Academic journal article The Romanic Review

In Praise of Mistranslation: The Melancholy Cosmopolitanism of Jorge Luis Borges

Academic journal article The Romanic Review

In Praise of Mistranslation: The Melancholy Cosmopolitanism of Jorge Luis Borges

Article excerpt

Jorge Luis Borges, we are told, devoted the last few weeks of his life to learning Arabic, with the help of an Egyptian teacher living in Switzerland. (1) In this most appropriately enigmatic of Borgesian endings, it is tempting to read two contradictory aspects of Borges. On the one hand, this sense of an ending is in character with Borges the unrelenting cosmopolitan, who would die far from his native Buenos Aires, and who, having mastered English and Spanish since birth, French, German and Latin in his teenage years in Geneva, Italian along the way, (2) and old Norse in his sixties, was attempting, in the face of death, to acquire the rudiments of an ultimate, and ultimately foreign, language. On the other hand, this exemplary anecdote leaves us with the much more melancholy image of an old man defeated. How much of the Arabic language could an eighty-seven year old blind man, dying of liver cancer, hope to learn in a few lessons?

This study attempts to explore this sort of duality in some of Borges's writings, with particular emphasis on the story translated as "Averroes' Search" (first published in Sur in 1947, then included in El Aleph in 1949), and on the essay written shortly thereafter, "The Argentine Writer and Tradition." The essay proudly claims cosmopolitanism as the quintessential dimension of the writer's experience. Borges refuses to be limited to narrowly local or national themes and characters, but instead borrows from all periods of history and all cultures. "Our patrimony is the universe," (3) he boldly asserts: the essay claims for the Argentine writer the right and indeed the privilege to derive inspiration and find subjects in any culture he chooses, a declaration that flew in the face of the nationalistic politics of literature at that time in Peron's Argentina. Originally given as a lecture in 1951, the essay is Borges's response to criticism that demonized him as a foreigner, a "European," indifferent to and ignorant of the local reality--attacks coming from both sides of the political spectrum which would dog him all his life. (4) Borges argues that the Argentine writer's marginal status with respect to the Western tradition is what paradoxically enables him to play freely with all world literature: "I believe that we Argentines, we South Americans in general [...] can handle all European themes, handle them without superstition, with an irreverence which can have, and already does have, fortunate consequences" (Labyrinths, p. 184). (5) Borges compares the situation of Argentines (of Latin Americans in general) to that of Jews with respect to Western culture, or Irish writers with respect to English literature--feeling marginal, he claims, enables them to be innovative. Decades before Deleuze and Guattari's influential theory of litterature mineure (minor literature, defined by the French philosophers as "celle qu'une minorite fait dans une langue majeure"), (6) Borges develops the same idea--that the artist's marginality is a prerequisite for his universality. To the extent that it is remote and postcolonial, the literature of Argentina achieves the "deterritorialization" that Deleuze and Guattari see as characteristic of minor literature. Although Deleuze and Guattari do not quote Borges in their essay, their idea of minor literature is practically identical to Borges's marginal universality: "Kafka dit precisement qu'une litterature mineure est beaucoup plus apte a travailler la matiere," (7) they write. As to Beckett and Joyce, "tous deux, Irlandais, sont dans les conditions geniales d'une litterature mineure. C'est la gloire d'une telle litterature d'etre mineure, c'est-a-dire revolutionnaire pour toute litterature." (8) Thus Borges defiantly turns a handicap into an asset, while also claiming for himself a kinship with the writers he admires, Joyce, Kafka and other "marginals" whose irreverence became a source of innovation. (9)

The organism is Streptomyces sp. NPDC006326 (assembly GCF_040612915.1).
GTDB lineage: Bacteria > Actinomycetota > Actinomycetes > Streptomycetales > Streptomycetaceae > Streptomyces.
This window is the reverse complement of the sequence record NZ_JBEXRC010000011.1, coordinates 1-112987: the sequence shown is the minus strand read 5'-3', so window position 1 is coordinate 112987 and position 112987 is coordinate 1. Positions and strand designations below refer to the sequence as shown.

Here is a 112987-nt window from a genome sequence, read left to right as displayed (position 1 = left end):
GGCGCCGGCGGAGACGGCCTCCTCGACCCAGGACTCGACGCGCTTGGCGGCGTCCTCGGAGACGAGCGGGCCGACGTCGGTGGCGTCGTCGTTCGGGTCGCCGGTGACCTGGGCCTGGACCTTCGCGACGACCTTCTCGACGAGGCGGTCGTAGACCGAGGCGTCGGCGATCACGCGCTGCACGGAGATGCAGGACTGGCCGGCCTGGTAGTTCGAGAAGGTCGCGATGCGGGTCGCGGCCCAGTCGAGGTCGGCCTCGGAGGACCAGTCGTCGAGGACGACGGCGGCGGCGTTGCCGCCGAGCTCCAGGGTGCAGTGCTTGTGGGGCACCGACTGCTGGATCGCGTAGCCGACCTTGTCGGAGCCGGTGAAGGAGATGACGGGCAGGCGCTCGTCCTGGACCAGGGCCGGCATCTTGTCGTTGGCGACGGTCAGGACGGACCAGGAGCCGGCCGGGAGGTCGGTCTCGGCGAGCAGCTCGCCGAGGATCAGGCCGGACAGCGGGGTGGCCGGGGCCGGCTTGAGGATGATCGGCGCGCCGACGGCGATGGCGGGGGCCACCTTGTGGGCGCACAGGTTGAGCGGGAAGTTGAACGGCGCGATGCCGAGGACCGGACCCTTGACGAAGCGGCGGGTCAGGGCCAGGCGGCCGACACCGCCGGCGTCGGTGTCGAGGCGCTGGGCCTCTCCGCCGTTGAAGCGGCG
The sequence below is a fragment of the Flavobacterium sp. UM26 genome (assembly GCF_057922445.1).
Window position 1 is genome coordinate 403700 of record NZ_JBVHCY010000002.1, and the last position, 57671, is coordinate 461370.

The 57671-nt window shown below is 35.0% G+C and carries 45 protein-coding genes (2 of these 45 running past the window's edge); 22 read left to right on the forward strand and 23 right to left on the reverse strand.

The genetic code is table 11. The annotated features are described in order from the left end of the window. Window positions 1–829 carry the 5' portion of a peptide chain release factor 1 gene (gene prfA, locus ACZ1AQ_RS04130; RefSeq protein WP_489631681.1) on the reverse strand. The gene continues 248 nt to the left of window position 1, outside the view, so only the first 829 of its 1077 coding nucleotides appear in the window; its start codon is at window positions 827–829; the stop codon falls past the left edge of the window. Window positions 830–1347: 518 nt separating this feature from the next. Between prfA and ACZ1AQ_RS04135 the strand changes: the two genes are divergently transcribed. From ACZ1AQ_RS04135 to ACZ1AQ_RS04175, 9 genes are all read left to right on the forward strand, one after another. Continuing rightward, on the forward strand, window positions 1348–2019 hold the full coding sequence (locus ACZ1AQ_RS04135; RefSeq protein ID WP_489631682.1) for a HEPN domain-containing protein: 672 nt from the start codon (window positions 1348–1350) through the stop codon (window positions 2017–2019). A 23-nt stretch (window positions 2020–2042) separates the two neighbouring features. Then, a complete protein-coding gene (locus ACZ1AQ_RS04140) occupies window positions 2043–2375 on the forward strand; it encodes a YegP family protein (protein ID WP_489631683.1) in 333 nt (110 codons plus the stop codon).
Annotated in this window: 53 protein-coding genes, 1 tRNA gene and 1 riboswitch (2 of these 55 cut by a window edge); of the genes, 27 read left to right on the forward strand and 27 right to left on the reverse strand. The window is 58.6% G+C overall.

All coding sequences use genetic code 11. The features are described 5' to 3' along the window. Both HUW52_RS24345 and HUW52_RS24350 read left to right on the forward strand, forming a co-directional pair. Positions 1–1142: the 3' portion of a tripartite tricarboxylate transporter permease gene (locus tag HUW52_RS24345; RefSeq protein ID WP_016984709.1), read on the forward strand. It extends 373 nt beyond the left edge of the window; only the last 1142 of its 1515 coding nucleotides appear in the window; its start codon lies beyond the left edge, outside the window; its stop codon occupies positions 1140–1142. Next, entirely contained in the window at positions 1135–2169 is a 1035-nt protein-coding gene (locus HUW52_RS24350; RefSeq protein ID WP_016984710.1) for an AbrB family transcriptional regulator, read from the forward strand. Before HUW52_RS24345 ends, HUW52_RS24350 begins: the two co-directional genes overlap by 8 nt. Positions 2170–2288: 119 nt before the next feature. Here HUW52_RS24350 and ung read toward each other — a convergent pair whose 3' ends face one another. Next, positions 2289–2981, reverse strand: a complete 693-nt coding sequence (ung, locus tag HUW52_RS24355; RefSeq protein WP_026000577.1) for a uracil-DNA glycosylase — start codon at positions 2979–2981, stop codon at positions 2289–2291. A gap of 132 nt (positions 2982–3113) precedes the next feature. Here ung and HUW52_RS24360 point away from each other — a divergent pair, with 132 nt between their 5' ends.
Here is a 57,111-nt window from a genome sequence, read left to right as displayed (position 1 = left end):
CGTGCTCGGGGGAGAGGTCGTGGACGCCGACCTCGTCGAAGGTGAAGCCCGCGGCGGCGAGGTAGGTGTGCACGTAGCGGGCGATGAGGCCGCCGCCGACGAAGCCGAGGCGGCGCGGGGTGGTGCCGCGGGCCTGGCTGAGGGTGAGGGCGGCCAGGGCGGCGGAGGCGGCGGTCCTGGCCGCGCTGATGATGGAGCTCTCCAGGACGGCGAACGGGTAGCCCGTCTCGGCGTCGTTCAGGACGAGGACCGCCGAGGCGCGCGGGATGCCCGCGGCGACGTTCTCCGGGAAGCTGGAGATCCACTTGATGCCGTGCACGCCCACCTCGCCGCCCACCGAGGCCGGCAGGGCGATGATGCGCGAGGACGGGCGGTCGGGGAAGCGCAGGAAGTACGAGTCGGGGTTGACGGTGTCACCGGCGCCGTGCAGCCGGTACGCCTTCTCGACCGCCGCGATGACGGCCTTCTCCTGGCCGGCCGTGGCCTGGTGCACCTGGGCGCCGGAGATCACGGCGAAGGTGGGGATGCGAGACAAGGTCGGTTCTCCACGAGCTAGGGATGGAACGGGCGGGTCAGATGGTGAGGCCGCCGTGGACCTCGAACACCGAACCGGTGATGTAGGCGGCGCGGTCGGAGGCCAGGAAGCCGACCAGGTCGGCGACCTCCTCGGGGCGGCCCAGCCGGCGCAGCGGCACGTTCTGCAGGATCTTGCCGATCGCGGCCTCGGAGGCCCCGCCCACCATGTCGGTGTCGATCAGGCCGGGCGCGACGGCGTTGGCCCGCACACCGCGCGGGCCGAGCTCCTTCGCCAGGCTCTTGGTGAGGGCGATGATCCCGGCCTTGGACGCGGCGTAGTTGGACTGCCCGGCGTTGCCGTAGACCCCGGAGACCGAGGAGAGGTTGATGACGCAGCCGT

Other famous essays by Borges also promote cosmopolitanism. …

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